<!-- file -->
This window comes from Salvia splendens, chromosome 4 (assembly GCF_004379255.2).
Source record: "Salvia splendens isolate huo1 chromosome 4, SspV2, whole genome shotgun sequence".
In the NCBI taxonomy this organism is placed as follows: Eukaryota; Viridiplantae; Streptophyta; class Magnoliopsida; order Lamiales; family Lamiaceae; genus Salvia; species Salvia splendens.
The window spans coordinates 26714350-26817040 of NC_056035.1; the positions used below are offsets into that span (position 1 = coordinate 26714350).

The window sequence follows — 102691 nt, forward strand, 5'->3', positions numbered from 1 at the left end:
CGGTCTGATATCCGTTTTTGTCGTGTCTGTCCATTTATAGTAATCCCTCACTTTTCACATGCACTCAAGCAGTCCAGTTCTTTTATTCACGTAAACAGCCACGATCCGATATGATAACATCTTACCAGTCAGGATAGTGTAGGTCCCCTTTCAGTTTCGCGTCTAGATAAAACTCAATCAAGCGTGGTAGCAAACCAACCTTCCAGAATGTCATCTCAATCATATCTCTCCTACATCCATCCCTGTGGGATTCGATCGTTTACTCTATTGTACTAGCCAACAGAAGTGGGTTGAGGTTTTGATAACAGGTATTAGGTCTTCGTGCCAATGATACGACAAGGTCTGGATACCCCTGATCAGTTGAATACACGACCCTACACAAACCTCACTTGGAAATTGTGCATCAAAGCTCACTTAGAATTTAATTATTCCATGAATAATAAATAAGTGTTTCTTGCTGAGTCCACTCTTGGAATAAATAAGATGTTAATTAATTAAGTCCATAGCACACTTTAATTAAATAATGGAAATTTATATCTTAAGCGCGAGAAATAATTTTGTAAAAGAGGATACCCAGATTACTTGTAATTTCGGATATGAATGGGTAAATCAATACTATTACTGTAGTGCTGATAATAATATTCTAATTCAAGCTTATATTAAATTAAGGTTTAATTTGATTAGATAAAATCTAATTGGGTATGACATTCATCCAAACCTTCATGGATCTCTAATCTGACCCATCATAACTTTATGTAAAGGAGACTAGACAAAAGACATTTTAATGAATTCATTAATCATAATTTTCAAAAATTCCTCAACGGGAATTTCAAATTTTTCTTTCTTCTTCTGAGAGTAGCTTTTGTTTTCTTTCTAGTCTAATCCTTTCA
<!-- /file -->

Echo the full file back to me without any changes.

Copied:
This window comes from Salvia splendens, chromosome 4 (assembly GCF_004379255.2).
Source record: "Salvia splendens isolate huo1 chromosome 4, SspV2, whole genome shotgun sequence".
In the NCBI taxonomy this organism is placed as follows: Eukaryota; Viridiplantae; Streptophyta; class Magnoliopsida; order Lamiales; family Lamiaceae; genus Salvia; species Salvia splendens.
The window spans coordinates 26714350-26817040 of NC_056035.1; the positions used below are offsets into that span (position 1 = coordinate 26714350).

The window sequence follows — 102691 nt, forward strand, 5'->3', positions numbered from 1 at the left end:
CGGTCTGATATCCGTTTTTGTCGTGTCTGTCCATTTATAGTAATCCCTCACTTTTCACATGCACTCAAGCAGTCCAGTTCTTTTATTCACGTAAACAGCCACGATCCGATATGATAACATCTTACCAGTCAGGATAGTGTAGGTCCCCTTTCAGTTTCGCGTCTAGATAAAACTCAATCAAGCGTGGTAGCAAACCAACCTTCCAGAATGTCATCTCAATCATATCTCTCCTACATCCATCCCTGTGGGATTCGATCGTTTACTCTATTGTACTAGCCAACAGAAGTGGGTTGAGGTTTTGATAACAGGTATTAGGTCTTCGTGCCAATGATACGACAAGGTCTGGATACCCCTGATCAGTTGAATACACGACCCTACACAAACCTCACTTGGAAATTGTGCATCAAAGCTCACTTAGAATTTAATTATTCCATGAATAATAAATAAGTGTTTCTTGCTGAGTCCACTCTTGGAATAAATAAGATGTTAATTAATTAAGTCCATAGCACACTTTAATTAAATAATGGAAATTTATATCTTAAGCGCGAGAAATAATTTTGTAAAAGAGGATACCCAGATTACTTGTAATTTCGGATATGAATGGGTAAATCAATACTATTACTGTAGTGCTGATAATAATATTCTAATTCAAGCTTATATTAAATTAAGGTTTAATTTGATTAGATAAAATCTAATTGGGTATGACATTCATCCAAACCTTCATGGATCTCTAATCTGACCCATCATAACTTTATGTAAAGGAGACTAGACAAAAGACATTTTAATGAATTCATTAATCATAATTTTCAAAAATTCCTCAACGGGAATTTCAAATTTTTCTTTCTTCTTCTGAGAGTAGCTTTTGTTTTCTTTCTAGTCTAATCCTTTCA